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Hope Thrives in the Nesbitt Family

Charity, News -

Hope Thrives in the Nesbitt Family

By Anna Demmler

Originally published in the Southwest News, Vol. 31, No. 22, 10/25/2016 [PDF download]

Seven years ago, twin sisters Emma and Claire Nesbitt made and sold plastic-beaded bracelets with friends while on a trip in Colorado. Later they donated their $110 profit to MD Anderson Cancer Center.

Emma and Claire, now 16-years old, discussed with their parents about giving back and doing “something that would make a lasting impact on the community,” says Claire, a student at St. Agnes Academy and member of National Charity League (NCL) – whose mission is “to foster mother-daughter relationships in a philanthropic organization committed to community service, leadership development and cultural experiences,” according to their official website.

In July 2016, the girls started Hope Thrives, a non-profit organization that sells handmade jewelry to “further support Houston’s at-risk and special need students and communities,” according to their website. Hope Thrives donates 100% of its profit to The Nehemiah Center of Houston, Ronald McDonald House of Houston, The Lighthouse of Houston, and Kids’ Meals.

Emma and Claire are jewelry fans and study the latest trends. “I go to an all-girls school,” Claire laughs. “I know the hot trends people are following, and I feel like [jewelry] could make the biggest difference because it would generate the most money.” The girls meet with a specialist to show them how to make their art. Hope Thrives consists of 30 members, including high school friends, artistic consultants, and their family, to make and market their non-profit business.

Mary Nesbitt, mother of Emma and Claire, adds “It’s not like they’ve always had an easy road. They were born 3 months early. So they’ve had their own challenges... They have worked very hard. They understand what work ethic is and they understand that they’ve been blessed in many ways.”

Each charity supported by Hope Thrives has a personal story to Emma and Claire. The Nehemiah Center – an organization that assists children of low income families – was introduced to Claire as a member of NCL. “It was amazing to see the amount of people that it helps. I just really like to give back.”

The Ronald McDonald House took care of the Nesbitt family when they visited a hospital in Ohio to hear a second opinion on Emma’s visionary problems. The Nesbitt family was able to stay for free across from the hospital and was served “food from the best restaurants,” says Mary. Adamant about the mission of Ronald McDonald House, Emma says the charity allows families to “stay connected during hard times and get things they need in order to thrive.”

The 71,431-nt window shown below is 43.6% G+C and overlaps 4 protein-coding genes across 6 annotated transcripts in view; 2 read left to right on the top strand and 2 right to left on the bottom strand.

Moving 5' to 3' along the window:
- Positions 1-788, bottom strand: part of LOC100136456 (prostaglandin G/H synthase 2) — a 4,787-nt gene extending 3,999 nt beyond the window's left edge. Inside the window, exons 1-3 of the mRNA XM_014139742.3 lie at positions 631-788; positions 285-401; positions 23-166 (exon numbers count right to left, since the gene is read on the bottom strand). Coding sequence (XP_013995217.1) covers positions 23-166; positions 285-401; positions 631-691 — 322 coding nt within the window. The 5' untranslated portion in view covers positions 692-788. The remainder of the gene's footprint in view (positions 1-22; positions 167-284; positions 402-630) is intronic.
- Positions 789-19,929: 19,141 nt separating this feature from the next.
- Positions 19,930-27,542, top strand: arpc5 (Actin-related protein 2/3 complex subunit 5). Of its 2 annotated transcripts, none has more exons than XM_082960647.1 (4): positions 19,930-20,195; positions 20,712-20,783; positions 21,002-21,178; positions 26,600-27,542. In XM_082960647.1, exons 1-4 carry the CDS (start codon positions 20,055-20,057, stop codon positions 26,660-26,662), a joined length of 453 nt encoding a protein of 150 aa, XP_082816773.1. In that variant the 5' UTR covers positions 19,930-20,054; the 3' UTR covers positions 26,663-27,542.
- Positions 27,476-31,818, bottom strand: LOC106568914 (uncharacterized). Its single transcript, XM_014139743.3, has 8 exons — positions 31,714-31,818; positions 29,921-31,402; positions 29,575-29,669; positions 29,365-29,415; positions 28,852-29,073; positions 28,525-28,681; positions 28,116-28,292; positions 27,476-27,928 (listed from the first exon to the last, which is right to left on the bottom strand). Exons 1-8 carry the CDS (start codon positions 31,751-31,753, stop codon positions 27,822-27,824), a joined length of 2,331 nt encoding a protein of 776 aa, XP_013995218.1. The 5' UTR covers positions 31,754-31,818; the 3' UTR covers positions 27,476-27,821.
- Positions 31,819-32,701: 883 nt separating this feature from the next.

Emma, a National Honor Society member and current student at Xavier Educational Academy, learned to swim as a camper at The Lighthouse of Houston – “a private nonprofit education and service center dedicated to assisting blind and visually impaired people to live independently,” according to Hope Thrive’s official website. As she got older, Emma helped to teach other campers with visual impairment how to use technology, such as auditory apps on their iPod, audio books, or how to use Siri to assist with a school report.

When Emma and Claire were in elementary school, they helped pack dinner meals for Kids’ Meals, an organization dedicated to ending childhood hunger. Due to the call to give back, and in particular Emma’s love for cooking and culinary school, the twins agreed they would also like to help Kids’ Meals.

Claire says Hope Thrives wanted to “see a continuation in growth in Houston. By having a non-profit generate funds, we wanted to envision Houston pride.” Emma adds “It’s a great time for people to ask ‘How can I better the lives of people in my own city?’ … [The four charities] are helping to lift limitations and to help people become better, to thrive as individuals.”

Hope Thrives’ jewelry is environmentally friendly. The pearls are made organically. The silks are made in the USA and contain plant-based dyes.

Kathleen Buchanan, aunt to Emma and Claire, says “Hope is something for character that can really serve as the kind of ornament and sparkle that jewelry can too… [Emma and Claire] want to tell you what they can do and not what they can’t do, and they want to help other people learn these lessons too.” There will be three local events where you can buy Hope Thrives jewelry. On Oct. 26 - 30, Hope Thrives is partnering with Elaine Turner Rice Village for a Jewelry Trunk Show.

Nov. 21 -22 (Sun. and Mon. before Thanksgiving) River Oaks Country Club is having their Holiday Shopping Boutique, and Hope Thrives was invited to participate. Hope Thrives will also be at Bellaire’s Holiday in the Park on Dec. 1.

With a fond and proud smile to her girls, Mary says, “It was my girls who came up with the idea of doing more… I have a mentor who has always said to me, ‘To those to whom much has been given, much is expected. And that’s a value that we try to distill in our daughters, and have done it for years through community service… I just watch [Emma and Claire] and it makes me so happy that they’re growing into very community- oriented, self-aware, compassionate, empathetic children.”

To buy jewelry from Hope Thrives online, visit www.hopethrives.org. Any contributions made online go to each of the four charities, but you may contact the Nesbitt family under the Contact page if you would like your contribution to go to a certain charity.